after Jesse Ramsden, a British instrument manufacturer, perfected a device called 'screw-cutting
lathe' in the 1700s. This lathe was further improved and patented in 1798 by David Wilkinson. In the
following decades, the importance of threaded fasteners and screws greatly increased in mechanics,
which led to the 'standardization of thread forms'. The process of standardization is still ongoing,
and has also led to the development of ISO metric screw threads and the Unified Thread Standard.
The 'turret lathe' and 'screw machine', which were developed in the 1840s and 1870s, respectively,
boosted the mass production of screws. Some important types of such devices that were developed
in the course of evolution of modern designs were the Robertson Screw (developed by P. L.
Robertson in 1908), and Hex Socket and Phillips-head Screw (developed by Henry F. Phillips).
Working Principle and Explanation
The helical-inclined planes present on the screw are referred to as threads or threading. The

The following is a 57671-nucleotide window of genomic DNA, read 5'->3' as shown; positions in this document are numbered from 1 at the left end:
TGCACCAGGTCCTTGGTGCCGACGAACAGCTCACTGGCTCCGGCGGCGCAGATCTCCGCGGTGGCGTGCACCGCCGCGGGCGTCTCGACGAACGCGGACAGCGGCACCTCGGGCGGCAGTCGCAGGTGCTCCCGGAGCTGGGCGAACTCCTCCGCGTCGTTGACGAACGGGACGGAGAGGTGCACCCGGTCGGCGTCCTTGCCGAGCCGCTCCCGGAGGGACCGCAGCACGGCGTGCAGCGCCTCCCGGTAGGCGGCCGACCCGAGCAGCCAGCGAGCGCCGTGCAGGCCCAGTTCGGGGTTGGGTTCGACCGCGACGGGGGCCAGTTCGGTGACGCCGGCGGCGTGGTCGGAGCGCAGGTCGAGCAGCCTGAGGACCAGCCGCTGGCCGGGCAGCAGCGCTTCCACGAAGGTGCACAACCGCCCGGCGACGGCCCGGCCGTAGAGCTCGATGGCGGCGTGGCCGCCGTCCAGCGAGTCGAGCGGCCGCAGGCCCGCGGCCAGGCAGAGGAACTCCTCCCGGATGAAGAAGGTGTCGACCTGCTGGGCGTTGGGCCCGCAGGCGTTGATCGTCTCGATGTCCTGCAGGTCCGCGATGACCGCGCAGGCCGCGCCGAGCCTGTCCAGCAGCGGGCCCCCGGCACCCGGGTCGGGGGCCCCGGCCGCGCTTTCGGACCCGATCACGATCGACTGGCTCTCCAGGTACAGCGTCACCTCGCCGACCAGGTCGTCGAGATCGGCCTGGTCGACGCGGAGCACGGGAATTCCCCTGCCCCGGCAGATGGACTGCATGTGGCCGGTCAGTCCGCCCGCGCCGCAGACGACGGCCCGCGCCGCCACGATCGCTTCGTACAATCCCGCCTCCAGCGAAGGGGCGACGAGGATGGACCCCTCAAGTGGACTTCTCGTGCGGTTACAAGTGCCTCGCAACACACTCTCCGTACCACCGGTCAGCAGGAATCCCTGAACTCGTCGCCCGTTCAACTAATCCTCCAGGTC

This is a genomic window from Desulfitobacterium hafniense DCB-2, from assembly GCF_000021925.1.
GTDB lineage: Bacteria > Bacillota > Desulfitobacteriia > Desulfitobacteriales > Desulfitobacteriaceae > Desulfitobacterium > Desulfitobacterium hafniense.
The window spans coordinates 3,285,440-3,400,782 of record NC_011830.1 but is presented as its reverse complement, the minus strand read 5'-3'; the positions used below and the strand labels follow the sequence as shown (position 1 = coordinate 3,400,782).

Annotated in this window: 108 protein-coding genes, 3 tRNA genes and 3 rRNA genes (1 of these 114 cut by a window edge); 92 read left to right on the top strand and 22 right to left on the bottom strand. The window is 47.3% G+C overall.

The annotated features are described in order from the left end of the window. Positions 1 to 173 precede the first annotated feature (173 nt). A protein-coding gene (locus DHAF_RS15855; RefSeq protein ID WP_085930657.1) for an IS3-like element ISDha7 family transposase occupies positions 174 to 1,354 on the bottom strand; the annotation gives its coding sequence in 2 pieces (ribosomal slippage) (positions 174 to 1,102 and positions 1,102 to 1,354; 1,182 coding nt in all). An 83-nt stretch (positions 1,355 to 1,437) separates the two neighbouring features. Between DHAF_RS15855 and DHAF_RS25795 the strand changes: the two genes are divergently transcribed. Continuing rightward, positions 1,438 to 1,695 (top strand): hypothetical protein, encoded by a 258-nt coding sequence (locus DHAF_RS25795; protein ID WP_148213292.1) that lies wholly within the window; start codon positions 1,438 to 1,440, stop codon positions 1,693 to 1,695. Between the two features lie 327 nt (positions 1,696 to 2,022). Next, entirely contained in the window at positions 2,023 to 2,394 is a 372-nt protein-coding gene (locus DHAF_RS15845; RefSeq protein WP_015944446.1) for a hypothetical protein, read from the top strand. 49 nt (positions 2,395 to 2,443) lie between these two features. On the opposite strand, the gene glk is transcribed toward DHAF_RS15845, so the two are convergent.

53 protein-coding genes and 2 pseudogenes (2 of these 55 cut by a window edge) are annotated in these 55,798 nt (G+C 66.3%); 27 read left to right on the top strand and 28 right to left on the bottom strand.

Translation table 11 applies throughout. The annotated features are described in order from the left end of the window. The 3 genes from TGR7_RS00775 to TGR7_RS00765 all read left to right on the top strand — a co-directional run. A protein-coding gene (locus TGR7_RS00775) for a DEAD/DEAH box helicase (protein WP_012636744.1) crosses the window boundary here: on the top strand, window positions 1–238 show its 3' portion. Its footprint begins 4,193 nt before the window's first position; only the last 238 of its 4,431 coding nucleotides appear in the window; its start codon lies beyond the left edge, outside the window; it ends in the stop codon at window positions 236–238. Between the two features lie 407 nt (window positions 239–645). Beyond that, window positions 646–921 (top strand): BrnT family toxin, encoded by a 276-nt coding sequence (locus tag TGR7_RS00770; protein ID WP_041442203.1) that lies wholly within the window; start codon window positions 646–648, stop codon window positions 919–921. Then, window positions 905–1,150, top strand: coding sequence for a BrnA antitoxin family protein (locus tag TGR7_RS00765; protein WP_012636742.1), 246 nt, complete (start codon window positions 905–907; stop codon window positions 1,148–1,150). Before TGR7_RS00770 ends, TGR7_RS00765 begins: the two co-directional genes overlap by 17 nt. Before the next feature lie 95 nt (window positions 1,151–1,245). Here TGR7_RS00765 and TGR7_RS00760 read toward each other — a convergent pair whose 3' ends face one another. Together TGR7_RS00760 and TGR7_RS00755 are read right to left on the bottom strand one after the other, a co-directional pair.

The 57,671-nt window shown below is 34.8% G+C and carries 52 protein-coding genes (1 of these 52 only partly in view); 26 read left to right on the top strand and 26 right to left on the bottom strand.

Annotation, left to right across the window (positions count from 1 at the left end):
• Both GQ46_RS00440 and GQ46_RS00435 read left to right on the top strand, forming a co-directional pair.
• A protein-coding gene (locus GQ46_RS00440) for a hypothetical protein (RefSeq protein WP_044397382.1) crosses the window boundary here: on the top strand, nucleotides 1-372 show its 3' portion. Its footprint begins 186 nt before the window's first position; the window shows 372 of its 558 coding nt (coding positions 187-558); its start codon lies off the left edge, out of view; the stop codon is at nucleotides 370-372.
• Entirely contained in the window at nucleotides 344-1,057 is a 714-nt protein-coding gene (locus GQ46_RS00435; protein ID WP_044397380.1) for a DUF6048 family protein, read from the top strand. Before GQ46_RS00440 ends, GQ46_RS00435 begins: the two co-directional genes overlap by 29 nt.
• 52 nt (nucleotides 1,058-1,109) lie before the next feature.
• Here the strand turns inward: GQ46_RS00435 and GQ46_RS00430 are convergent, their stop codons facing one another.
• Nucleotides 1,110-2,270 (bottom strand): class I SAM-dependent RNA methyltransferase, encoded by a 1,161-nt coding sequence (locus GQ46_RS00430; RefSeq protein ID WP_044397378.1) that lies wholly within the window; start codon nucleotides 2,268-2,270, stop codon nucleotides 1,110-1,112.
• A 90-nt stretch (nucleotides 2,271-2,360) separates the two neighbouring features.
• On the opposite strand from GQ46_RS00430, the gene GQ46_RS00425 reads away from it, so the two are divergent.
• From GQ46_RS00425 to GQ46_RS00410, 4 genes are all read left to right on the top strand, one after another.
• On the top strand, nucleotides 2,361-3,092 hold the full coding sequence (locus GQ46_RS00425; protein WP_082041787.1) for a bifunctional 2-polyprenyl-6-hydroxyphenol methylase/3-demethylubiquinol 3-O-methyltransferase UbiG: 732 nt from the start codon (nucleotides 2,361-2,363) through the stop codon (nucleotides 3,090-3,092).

structure, space, size, and material of which the screw is made up of determines its strength. This
strength is also referred to as the mechanical advantage. The turning head of the screw is a
provision or facility where the force from a screwdriver can be applied, and torque can be
generated. When force is applied on the screw head, it is transferred to the screw threads, which
further begin to advance in the downward direction. The exact opposite motion occurs when one
starts removing a screw from the material it is fixed to.
The distance covered by a screw in a straight line in one single rotation is called the lead, while the
measurement between two successive inclined planes is called the pitch. The Mechanical Advantage
(MA) of this simple machine is controlled by the degree of the lead; less distance covered means
more MA, and vice versa. Depending on the orientation of the screws, they are distinguished in two
types: right-handed (the helical threads move in a clockwise manner) and left-handed (the threads
move in an anti-clockwise manner). The former are most commonly used for numerous application,
while the latter are used only for specific purposes (for example, a left-side bicycle pedal and few
types of light bulbs). If the pitch is less, greater force is applied by the screw onto the material, in
which it is inserted. Also, if the incline of the threads increases, the input force also increases.